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Bribery, Kickbacks, and Self-Dealing: An Overview of Honest Services Fraud and Issues for Congress

CRS report via FAS – Bribery, Kickbacks, and Self-Dealing: An Overview of Honest Services Fraud and Issues for Congress, January 30. 2019.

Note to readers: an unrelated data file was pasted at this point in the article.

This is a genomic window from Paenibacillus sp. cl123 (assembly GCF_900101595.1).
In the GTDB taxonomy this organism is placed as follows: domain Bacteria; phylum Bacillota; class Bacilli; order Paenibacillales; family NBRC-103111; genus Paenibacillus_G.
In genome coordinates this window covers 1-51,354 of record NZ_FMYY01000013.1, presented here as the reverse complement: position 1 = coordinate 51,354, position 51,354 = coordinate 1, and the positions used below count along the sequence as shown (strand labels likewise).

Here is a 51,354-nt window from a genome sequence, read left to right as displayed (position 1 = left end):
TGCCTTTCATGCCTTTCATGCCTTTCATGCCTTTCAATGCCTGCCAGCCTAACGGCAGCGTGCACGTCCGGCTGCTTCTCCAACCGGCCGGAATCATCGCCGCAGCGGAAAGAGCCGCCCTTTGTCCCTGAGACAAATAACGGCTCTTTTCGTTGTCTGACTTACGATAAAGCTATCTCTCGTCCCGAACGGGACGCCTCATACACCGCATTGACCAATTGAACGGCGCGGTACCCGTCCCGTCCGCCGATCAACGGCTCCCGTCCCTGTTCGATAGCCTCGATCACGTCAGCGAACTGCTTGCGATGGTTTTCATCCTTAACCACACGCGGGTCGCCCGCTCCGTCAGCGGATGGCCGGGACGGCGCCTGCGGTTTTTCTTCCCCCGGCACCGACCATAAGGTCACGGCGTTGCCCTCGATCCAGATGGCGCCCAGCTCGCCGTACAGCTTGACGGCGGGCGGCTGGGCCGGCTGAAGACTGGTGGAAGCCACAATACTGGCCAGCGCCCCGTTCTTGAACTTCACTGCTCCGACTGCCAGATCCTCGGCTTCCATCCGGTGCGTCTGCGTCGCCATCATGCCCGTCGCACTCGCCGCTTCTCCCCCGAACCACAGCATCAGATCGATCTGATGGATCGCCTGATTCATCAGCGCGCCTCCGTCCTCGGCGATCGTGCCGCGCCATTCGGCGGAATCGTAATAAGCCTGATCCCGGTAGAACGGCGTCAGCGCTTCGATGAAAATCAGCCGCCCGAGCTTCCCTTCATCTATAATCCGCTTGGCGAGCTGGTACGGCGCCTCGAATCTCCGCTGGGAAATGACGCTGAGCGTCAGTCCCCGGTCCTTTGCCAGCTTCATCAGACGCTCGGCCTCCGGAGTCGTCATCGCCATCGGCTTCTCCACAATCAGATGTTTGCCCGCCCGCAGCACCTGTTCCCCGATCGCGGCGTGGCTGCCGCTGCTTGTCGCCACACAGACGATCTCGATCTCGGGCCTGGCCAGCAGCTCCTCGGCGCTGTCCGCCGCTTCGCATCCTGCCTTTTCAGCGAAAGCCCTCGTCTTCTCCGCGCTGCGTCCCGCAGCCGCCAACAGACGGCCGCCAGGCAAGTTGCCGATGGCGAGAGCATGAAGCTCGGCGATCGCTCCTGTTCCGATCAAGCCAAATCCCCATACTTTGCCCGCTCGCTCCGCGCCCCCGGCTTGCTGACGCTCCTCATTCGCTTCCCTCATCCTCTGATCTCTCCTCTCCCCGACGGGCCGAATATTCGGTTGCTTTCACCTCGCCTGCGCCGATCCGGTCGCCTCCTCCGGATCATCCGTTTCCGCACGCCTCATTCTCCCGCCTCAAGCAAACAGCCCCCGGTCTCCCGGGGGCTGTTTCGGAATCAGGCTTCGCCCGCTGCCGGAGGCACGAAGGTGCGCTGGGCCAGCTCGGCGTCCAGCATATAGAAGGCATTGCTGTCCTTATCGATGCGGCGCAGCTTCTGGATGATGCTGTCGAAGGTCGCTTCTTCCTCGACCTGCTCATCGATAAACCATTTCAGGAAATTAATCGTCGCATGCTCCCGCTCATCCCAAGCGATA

“As the trials of Sheldon Silver and Dean Skelos illustrate, corruption among high-profile public officials continues to be a concern in the United States. Likewise, recent examples abound of powerful executives in the private sector abusing positions of trust for personal gain. Faced with this reality, Congress has shown consistent interest in policing public- and privatesector corruption, enacting a number of criminal provisions aimed at holding corrupt officials accountable for their actions under federal law. However, one of federal prosecutors’ most potent existing tools for combating such corruption—18 U.S.C. § 1346, which defines the crimes of mail and wire fraud as including so-called “honest services” fraud—has been a source of contention between the courts and Congress for years. 18 U.S.C. § 1346 defines the term “scheme or artifice to defraud,” as used in the general statutes prohibiting use of the mails or wires to commit fraud, to include a scheme or artifice to deprive another of the intangible right of honest services. Congress enacted this provision in the late 1980s in response to the U.S. Supreme Court’s holding in McNally v. United States that the mail fraud statute was limited in scope to only the protection of tangible property rights. The McNally decision was grounded in concerns that a broader construction of the statute could leave its outer boundaries ambiguous and unjustifiably involve the federal government in setting standards for good government at the local level. Nevertheless, Section 1346 abrogates McNally’s holding, codifying the understanding of some of the lower federal courts that the mail and wire fraud statutes extend to conduct that deprives a person or group of the right to have another act in accordance with some externally imposed duty or obligation, regardless of whether the victim so deprived has suffered or would suffer a pecuniary harm..”

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